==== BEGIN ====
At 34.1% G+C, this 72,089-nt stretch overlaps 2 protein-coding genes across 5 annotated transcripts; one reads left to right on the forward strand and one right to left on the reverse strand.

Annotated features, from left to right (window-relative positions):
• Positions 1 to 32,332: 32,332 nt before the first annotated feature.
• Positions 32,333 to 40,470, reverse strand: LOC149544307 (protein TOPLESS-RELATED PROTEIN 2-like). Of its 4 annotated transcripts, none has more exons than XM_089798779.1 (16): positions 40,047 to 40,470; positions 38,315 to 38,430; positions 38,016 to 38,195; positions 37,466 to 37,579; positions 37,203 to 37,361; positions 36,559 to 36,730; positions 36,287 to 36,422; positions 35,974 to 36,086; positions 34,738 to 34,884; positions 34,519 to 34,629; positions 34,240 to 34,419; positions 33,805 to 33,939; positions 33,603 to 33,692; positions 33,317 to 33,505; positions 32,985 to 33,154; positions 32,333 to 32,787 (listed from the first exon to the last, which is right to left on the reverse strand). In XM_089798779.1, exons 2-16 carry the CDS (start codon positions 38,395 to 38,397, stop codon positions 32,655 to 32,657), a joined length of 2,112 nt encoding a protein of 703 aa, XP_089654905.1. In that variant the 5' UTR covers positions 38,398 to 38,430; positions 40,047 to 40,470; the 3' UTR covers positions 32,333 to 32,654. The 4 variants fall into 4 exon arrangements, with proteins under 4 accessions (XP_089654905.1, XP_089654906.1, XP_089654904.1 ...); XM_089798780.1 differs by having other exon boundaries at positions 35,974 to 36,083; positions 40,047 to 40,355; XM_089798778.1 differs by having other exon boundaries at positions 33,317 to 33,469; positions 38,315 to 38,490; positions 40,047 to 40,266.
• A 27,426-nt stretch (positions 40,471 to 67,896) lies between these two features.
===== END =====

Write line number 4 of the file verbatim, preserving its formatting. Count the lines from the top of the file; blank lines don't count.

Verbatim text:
• Positions 32,333 to 40,470, reverse strand: LOC149544307 (protein TOPLESS-RELATED PROTEIN 2-like). Of its 4 annotated transcripts, none has more exons than XM_089798779.1 (16): positions 40,047 to 40,470; positions 38,315 to 38,430; positions 38,016 to 38,195; positions 37,466 to 37,579; positions 37,203 to 37,361; positions 36,559 to 36,730; positions 36,287 to 36,422; positions 35,974 to 36,086; positions 34,738 to 34,884; positions 34,519 to 34,629; positions 34,240 to 34,419; positions 33,805 to 33,939; positions 33,603 to 33,692; positions 33,317 to 33,505; positions 32,985 to 33,154; positions 32,333 to 32,787 (listed from the first exon to the last, which is right to left on the reverse strand). In XM_089798779.1, exons 2-16 carry the CDS (start codon positions 38,395 to 38,397, stop codon positions 32,655 to 32,657), a joined length of 2,112 nt encoding a protein of 703 aa, XP_089654905.1. In that variant the 5' UTR covers positions 38,398 to 38,430; positions 40,047 to 40,470; the 3' UTR covers positions 32,333 to 32,654. The 4 variants fall into 4 exon arrangements, with proteins under 4 accessions (XP_089654905.1, XP_089654906.1, XP_089654904.1 ...); XM_089798780.1 differs by having other exon boundaries at positions 35,974 to 36,083; positions 40,047 to 40,355; XM_089798778.1 differs by having other exon boundaries at positions 33,317 to 33,469; positions 38,315 to 38,490; positions 40,047 to 40,266.